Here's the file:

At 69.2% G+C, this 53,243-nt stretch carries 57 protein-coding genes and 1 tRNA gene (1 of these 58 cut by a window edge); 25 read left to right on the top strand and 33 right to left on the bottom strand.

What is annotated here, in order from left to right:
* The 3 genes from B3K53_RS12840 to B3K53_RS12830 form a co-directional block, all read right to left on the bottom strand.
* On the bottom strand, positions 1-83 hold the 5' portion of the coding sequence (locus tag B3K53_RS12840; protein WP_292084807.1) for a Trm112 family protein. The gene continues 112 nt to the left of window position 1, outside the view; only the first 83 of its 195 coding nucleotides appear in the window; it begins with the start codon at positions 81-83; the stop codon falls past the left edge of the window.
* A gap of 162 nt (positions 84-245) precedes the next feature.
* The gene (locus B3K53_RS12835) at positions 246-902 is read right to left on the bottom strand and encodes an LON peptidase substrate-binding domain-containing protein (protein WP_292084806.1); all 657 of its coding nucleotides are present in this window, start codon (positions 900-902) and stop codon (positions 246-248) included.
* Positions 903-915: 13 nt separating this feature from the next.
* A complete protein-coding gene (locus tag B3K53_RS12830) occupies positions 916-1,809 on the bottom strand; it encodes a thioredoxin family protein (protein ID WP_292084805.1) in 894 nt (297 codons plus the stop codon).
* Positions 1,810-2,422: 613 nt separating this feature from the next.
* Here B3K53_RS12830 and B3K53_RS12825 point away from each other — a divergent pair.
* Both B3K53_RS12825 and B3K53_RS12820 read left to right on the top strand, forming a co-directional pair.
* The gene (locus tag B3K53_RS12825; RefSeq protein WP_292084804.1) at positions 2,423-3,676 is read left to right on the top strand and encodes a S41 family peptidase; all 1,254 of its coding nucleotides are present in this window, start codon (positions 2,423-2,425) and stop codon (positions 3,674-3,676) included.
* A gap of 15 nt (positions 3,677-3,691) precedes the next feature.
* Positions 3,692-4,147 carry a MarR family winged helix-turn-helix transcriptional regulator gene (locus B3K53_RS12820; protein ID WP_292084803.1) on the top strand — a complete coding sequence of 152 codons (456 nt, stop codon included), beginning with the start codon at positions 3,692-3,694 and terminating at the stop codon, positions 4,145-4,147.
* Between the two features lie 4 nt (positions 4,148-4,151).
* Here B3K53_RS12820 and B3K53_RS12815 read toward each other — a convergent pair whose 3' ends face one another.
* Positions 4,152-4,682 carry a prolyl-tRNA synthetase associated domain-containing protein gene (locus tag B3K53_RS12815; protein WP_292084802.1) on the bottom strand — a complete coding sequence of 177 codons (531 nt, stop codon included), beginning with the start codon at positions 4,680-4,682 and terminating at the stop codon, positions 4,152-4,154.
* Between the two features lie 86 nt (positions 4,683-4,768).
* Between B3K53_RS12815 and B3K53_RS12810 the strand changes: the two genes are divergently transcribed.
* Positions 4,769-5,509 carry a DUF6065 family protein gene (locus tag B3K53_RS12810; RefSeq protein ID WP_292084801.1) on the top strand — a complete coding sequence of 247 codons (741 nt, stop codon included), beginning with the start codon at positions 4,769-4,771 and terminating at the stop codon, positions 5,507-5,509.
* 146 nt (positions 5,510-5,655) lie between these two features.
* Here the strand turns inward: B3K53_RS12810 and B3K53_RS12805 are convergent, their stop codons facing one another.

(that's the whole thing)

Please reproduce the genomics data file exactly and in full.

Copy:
At 69.2% G+C, this 53,243-nt stretch carries 57 protein-coding genes and 1 tRNA gene (1 of these 58 cut by a window edge); 25 read left to right on the top strand and 33 right to left on the bottom strand.

What is annotated here, in order from left to right:
* The 3 genes from B3K53_RS12840 to B3K53_RS12830 form a co-directional block, all read right to left on the bottom strand.
* On the bottom strand, positions 1-83 hold the 5' portion of the coding sequence (locus tag B3K53_RS12840; protein WP_292084807.1) for a Trm112 family protein. The gene continues 112 nt to the left of window position 1, outside the view; only the first 83 of its 195 coding nucleotides appear in the window; it begins with the start codon at positions 81-83; the stop codon falls past the left edge of the window.
* A gap of 162 nt (positions 84-245) precedes the next feature.
* The gene (locus B3K53_RS12835) at positions 246-902 is read right to left on the bottom strand and encodes an LON peptidase substrate-binding domain-containing protein (protein WP_292084806.1); all 657 of its coding nucleotides are present in this window, start codon (positions 900-902) and stop codon (positions 246-248) included.
* Positions 903-915: 13 nt separating this feature from the next.
* A complete protein-coding gene (locus tag B3K53_RS12830) occupies positions 916-1,809 on the bottom strand; it encodes a thioredoxin family protein (protein ID WP_292084805.1) in 894 nt (297 codons plus the stop codon).
* Positions 1,810-2,422: 613 nt separating this feature from the next.
* Here B3K53_RS12830 and B3K53_RS12825 point away from each other — a divergent pair.
* Both B3K53_RS12825 and B3K53_RS12820 read left to right on the top strand, forming a co-directional pair.
* The gene (locus tag B3K53_RS12825; RefSeq protein WP_292084804.1) at positions 2,423-3,676 is read left to right on the top strand and encodes a S41 family peptidase; all 1,254 of its coding nucleotides are present in this window, start codon (positions 2,423-2,425) and stop codon (positions 3,674-3,676) included.
* A gap of 15 nt (positions 3,677-3,691) precedes the next feature.
* Positions 3,692-4,147 carry a MarR family winged helix-turn-helix transcriptional regulator gene (locus B3K53_RS12820; protein ID WP_292084803.1) on the top strand — a complete coding sequence of 152 codons (456 nt, stop codon included), beginning with the start codon at positions 3,692-3,694 and terminating at the stop codon, positions 4,145-4,147.
* Between the two features lie 4 nt (positions 4,148-4,151).
* Here B3K53_RS12820 and B3K53_RS12815 read toward each other — a convergent pair whose 3' ends face one another.
* Positions 4,152-4,682 carry a prolyl-tRNA synthetase associated domain-containing protein gene (locus tag B3K53_RS12815; protein WP_292084802.1) on the bottom strand — a complete coding sequence of 177 codons (531 nt, stop codon included), beginning with the start codon at positions 4,680-4,682 and terminating at the stop codon, positions 4,152-4,154.
* Between the two features lie 86 nt (positions 4,683-4,768).
* Between B3K53_RS12815 and B3K53_RS12810 the strand changes: the two genes are divergently transcribed.
* Positions 4,769-5,509 carry a DUF6065 family protein gene (locus tag B3K53_RS12810; RefSeq protein ID WP_292084801.1) on the top strand — a complete coding sequence of 247 codons (741 nt, stop codon included), beginning with the start codon at positions 4,769-4,771 and terminating at the stop codon, positions 5,507-5,509.
* 146 nt (positions 5,510-5,655) lie between these two features.
* Here the strand turns inward: B3K53_RS12810 and B3K53_RS12805 are convergent, their stop codons facing one another.